I’m no stranger to Tenkara Centre UK rods. I’ve reviewed their Masu and Seiryu rods so when I had the chance to try out their new Hamon rod, the expectations were already set. In my experience, their rods feature crisp actions and consistently high quality components. And the Hamon did not disappoint.
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This rod adds a 13 ft. rod to the Tenkara Centre UK lineup (the Masu and Seiryu being 11 ft. and 12 ft. respectively). I was glad to see this addition since I generally prefer a 13 ft. rod. Whereas I struggled with the 7:3 rating of the Seiryu (debating if it was more of a 6:4), the Hamon’s rating of 7:3 is dead on. You can see exactly where the flex point is and there’s no question that it’s a true 7:3. Given the confusing nature of tenkara rod ratings, this was refreshing.
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- Length: 13 ft. (396 cm)
- Closed length: 23.5 in. (60 cm)
- Weight: 3.7 oz. (107 g)
- Sections: 9
- Handle: 10 in. (25.4 cm)
I’ve said many times in the past that I generally prefer softer rods. In the past, I mistakenly thought this automatically meant a 5:5 or 6:4 action. But as I’ve field tested more 7:3 rods (or perhaps as my casting has gotten better), I’ve come to realize that there are some 7:3 rods that I really like. And the Hamon is one of them.
On the company website, they bill this as a “big river” rod. And can see that. The crisp action and backbone will easily handle the longer lines required on bigger rivers. But to pigeonhole it as merely a big river rod would be a disservice. I fished the Hamon on on my local small streams with a shorter (16 ft.) line and it didn’t feel at all like I was bringing a gun to a knife fight. I found the flexible tip reinforced by a stiff backbone allowed very precise casts and tight loops (even in the wind). While the Hamon certainly would perform well on larger rivers, I think it is equally suited to small and medium-sized waters.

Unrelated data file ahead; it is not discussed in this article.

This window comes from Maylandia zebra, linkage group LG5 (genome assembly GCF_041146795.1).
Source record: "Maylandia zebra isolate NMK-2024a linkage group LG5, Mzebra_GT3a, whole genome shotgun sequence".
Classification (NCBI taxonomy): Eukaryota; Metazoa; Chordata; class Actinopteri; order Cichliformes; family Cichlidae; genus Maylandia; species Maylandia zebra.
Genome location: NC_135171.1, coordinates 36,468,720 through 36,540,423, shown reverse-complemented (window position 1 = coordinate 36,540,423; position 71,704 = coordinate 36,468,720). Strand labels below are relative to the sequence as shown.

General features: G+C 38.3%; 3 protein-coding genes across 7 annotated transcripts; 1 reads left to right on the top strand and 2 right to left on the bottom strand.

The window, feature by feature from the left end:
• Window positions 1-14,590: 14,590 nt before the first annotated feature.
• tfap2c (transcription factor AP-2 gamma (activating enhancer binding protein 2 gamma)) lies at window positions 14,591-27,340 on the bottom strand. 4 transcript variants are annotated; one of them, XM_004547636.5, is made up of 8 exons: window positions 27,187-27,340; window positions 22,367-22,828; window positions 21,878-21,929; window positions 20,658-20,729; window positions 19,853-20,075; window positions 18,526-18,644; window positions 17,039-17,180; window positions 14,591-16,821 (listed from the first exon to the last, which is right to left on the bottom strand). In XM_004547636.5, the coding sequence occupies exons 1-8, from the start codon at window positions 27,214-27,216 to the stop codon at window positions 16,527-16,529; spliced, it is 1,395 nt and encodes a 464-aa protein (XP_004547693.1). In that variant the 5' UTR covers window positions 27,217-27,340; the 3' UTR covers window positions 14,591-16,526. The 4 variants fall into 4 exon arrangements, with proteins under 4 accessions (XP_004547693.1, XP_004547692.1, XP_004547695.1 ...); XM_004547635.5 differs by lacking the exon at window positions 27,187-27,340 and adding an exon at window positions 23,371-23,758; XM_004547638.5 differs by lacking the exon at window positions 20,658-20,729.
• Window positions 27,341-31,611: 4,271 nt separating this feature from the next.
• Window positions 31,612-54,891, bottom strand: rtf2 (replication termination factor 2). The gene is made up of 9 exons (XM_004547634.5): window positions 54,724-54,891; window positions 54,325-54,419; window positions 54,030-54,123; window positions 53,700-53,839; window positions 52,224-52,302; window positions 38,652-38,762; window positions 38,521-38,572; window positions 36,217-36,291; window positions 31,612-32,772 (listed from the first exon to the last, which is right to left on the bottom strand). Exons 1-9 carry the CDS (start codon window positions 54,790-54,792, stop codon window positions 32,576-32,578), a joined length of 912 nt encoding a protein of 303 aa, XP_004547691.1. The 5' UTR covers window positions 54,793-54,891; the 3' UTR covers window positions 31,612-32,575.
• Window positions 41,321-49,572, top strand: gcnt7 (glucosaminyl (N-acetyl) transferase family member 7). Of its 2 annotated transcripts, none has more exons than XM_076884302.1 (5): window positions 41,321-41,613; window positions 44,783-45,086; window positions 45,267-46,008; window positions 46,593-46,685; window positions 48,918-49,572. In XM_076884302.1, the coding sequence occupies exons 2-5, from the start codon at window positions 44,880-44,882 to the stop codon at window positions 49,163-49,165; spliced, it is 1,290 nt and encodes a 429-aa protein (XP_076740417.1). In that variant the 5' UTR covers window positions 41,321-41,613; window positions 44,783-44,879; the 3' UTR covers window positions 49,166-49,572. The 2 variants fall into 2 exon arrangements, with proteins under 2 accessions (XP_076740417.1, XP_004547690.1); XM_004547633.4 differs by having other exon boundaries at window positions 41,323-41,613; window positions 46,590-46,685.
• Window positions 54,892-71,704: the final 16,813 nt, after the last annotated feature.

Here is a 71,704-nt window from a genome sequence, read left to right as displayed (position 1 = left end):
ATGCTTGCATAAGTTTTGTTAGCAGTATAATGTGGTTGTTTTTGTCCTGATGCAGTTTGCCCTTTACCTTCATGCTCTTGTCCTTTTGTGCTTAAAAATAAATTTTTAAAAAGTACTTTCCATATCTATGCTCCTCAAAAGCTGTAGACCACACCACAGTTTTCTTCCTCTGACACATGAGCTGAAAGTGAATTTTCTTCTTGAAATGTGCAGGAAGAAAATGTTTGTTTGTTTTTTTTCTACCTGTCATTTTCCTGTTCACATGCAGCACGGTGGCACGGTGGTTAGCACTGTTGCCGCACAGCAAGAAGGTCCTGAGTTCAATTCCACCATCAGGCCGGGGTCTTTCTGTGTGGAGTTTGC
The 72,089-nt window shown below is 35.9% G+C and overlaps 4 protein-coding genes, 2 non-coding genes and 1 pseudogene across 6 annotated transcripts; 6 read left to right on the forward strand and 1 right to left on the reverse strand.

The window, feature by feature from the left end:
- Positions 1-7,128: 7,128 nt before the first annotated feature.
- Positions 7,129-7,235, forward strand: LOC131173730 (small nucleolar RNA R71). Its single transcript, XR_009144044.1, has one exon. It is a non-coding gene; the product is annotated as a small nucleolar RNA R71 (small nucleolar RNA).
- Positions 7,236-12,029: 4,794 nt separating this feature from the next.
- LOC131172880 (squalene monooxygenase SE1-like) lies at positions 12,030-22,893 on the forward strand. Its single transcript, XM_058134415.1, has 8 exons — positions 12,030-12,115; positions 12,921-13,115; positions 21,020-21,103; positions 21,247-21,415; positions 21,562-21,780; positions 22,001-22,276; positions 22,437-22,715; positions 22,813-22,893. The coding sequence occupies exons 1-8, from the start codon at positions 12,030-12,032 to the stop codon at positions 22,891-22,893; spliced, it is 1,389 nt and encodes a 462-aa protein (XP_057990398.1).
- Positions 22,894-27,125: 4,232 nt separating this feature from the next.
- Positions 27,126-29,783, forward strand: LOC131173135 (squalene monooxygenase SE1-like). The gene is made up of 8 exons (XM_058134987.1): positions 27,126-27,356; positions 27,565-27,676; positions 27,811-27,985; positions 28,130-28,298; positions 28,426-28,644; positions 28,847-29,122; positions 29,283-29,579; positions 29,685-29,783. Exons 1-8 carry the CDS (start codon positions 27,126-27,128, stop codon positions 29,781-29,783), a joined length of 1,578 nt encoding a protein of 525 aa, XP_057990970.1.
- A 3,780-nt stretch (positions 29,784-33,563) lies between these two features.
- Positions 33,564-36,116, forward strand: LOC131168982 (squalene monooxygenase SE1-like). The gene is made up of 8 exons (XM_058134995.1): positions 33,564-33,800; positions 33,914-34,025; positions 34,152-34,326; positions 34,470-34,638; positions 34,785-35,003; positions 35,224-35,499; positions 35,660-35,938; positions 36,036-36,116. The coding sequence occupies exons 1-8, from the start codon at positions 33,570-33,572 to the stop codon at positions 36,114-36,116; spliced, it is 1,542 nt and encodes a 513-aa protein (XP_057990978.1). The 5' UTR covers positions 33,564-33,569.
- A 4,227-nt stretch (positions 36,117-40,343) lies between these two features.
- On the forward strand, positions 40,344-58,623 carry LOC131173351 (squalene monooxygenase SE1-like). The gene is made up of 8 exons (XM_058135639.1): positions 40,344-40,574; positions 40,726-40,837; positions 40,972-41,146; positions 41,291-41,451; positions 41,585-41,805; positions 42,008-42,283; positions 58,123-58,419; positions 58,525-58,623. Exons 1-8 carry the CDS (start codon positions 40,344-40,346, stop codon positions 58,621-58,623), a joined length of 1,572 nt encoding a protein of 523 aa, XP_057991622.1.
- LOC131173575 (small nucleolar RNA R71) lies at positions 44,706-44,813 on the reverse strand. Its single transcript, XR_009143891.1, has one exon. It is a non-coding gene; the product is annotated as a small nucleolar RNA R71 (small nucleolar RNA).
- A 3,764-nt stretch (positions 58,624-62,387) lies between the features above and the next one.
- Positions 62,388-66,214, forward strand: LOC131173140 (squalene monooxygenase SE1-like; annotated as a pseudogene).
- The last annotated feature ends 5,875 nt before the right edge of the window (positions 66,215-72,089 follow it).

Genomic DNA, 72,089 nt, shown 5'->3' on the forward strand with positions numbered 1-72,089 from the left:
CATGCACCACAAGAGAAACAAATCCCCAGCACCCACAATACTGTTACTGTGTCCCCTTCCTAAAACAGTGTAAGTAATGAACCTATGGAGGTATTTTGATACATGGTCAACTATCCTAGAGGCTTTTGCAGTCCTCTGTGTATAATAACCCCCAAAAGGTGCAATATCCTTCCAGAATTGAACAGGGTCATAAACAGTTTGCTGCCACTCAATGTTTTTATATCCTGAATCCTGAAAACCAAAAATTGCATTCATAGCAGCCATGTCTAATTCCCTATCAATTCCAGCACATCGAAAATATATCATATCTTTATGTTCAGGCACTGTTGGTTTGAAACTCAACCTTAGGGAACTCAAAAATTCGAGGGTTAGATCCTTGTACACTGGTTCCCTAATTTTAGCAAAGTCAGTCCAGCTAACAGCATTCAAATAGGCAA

The Hamon appears to be made with materials identical to the Masu. It has a nice matte finish, standard lilian and metal end cap. A nice metal winding check and rubberized cork accents at each end of the grip add a nice aesthetic flare.
One thing I like about Tenkara Centre UK rods as a tribe is their grip shape. For whatever reason, the half-wells style seems to fit my hand perfectly. The grip on the Hamon is the same as on the Seiryu and Masu; however, I wish it were slightly longer. On a longer rod, it’s nice to be able to choke up on the grip a bit to change the fulcrum point and adjust the balance. It’s not a deal breaker by any means, but that is the one small nitpick I have with the Hamon and is probably more a matter of personal preference.
One curiosity is the name. Hamon means “blade pattern” in Japanese and refers to the patterns left on a sword during the hardening process. I’m not sure why they chose this name but maybe someone with more knowledge of swordsmithing or Japanese culture can clarify.
Overall, the Hamon is a solid rod and is as good of a choice for an all arounder as it is for bigger water. It’s just one of a handful of rods that have been changing my understanding of 7:3 rods. To learn more about the rod, check out the Tenkara Centre UK website.